Review: Limbo (GFF)

7th March 2021

Limbo follows the emotional journey of a Syrian refugee in Scotland, as he both passes the time with his friends and overcomes a crisis of identity. Limbo is a film that will touch your heart on multiple occasions. The second film from Scottish director Ben Sharrock tells the story of asylum seekers and refugees living ...


Hidden Scottish music gems

7th March 2021

The Glasgow Guardian shines a light on our favourite, often (sadly) forgotten Scottish musical talents – all of which deserve centre stage on your Spotify playlists! Scotland has produced some of the biggest names in the music industry both in Britain and on the global stage. Taking a look back over the music scene in Glasgow ...


Review: Drunk Tank Pink by Shame

7th March 2021

On their sophomore album the South London outfit significantly deepen, mature, and ultimately improve their post-punk sound. Never a nation to be outdone in terms of angst, British artists have been at the forefront of post-punk’s recent rejuvenation. Bands like IDLES, HMLTD, Fontaines D.C., and The Murder Capital (to name just a few) have been ...


Bringing Bach back: the Bridgerton effect

4th March 2021

Megan McManus argues it’s time we re-examine classical music, and why it deserves a place “Bach” in the charts – no longer relegated to study playlists. Shonda Rhimes’ latest regency romance series Bridgerton has certainly made waves in recent weeks. With its historicised Gossip Girl context, eye-catching costumes and raunchy sex scenes – the series has ...


Can too much choice be a bad thing?

4th March 2021

After Disney’s announcement of its extensive slate of upcoming projects, Tenzin Murry explores this explosion of entertainment. 2020 was a year defined by being locked down and indoors. A recent Ofcom study confirmed that many people had little else to do besides binge their way through box-sets in Netflix’s back-catalogue. Viewing figures for streaming services ...


Memories of a Gig: Kasabian

2nd March 2021

In this new series, we ask students in these socially distanced, isolating times to think back to a happier time when they were crammed in a venue, having warm liquid thrown over them they hoped was a cheap pint, and losing their voice the next day after scream-singing along to lyrics. It was a simpler ...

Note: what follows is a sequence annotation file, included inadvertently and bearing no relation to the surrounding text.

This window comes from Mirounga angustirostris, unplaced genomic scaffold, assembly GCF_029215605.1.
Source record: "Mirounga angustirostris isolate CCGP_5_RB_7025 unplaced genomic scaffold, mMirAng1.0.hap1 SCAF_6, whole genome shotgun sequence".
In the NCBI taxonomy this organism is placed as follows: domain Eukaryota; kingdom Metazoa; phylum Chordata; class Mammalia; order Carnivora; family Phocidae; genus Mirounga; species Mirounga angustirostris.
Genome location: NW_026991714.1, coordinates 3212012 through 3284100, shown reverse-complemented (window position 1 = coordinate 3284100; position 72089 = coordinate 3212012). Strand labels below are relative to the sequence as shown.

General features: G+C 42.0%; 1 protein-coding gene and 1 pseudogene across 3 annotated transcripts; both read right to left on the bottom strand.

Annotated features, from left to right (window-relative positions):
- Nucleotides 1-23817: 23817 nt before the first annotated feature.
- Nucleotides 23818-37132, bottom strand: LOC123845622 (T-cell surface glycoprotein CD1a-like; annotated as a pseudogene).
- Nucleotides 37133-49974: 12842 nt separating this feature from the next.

An album that soundtracks my life: The Doors by The Doors

2nd March 2021

In the series Albums That Soundtrack Our Lives, we hear from a selection of students reflecting individually on albums that shaped their life in one way or another. Whether it’s a breakup, loss, nostalgia or good memories shared with friends; we look at albums that have changed the lives of different people from different places, ...


Review: Home Body by Rupi Kaur

2nd March 2021

A poetry collection that only scratches the surface. Home Body is Rupi Kaur’s third work, following her widely-acclaimed and hugely-popular first and second poetry books, Milk and Honey and The Sun and Her Flowers. The Instafamous poet has been the recipient of commendation and criticism in equal measure. Before I dive in, I need to ...


Review: The Dig

1st March 2021

Netflix film The Dig tells the story of the discovery of Sutton Hoo. Before 1938, one of the biggest archaeological finds in Britain remained deep under burial mounds on an estate in Ipswich, East Anglia. Curious about what was under these mounds, estate owner Edith Pretty contacted Ipswich Museum in summer 1937, and the following ...


If you watch one film this month…

28th February 2021

Our monthly tips have a Covid-style reboot as inhouse film buff Madeline shares her top film recommendations for each culture subsection.  Music: Inside Llewyn Davis (BFI Player) The best of the Coens’ unparalleled filmography, Inside Llewyn Davis is a fictionalised adaptation of The Mayor of MacDougal Street, the autobiography of influential folk musician Dave Van ...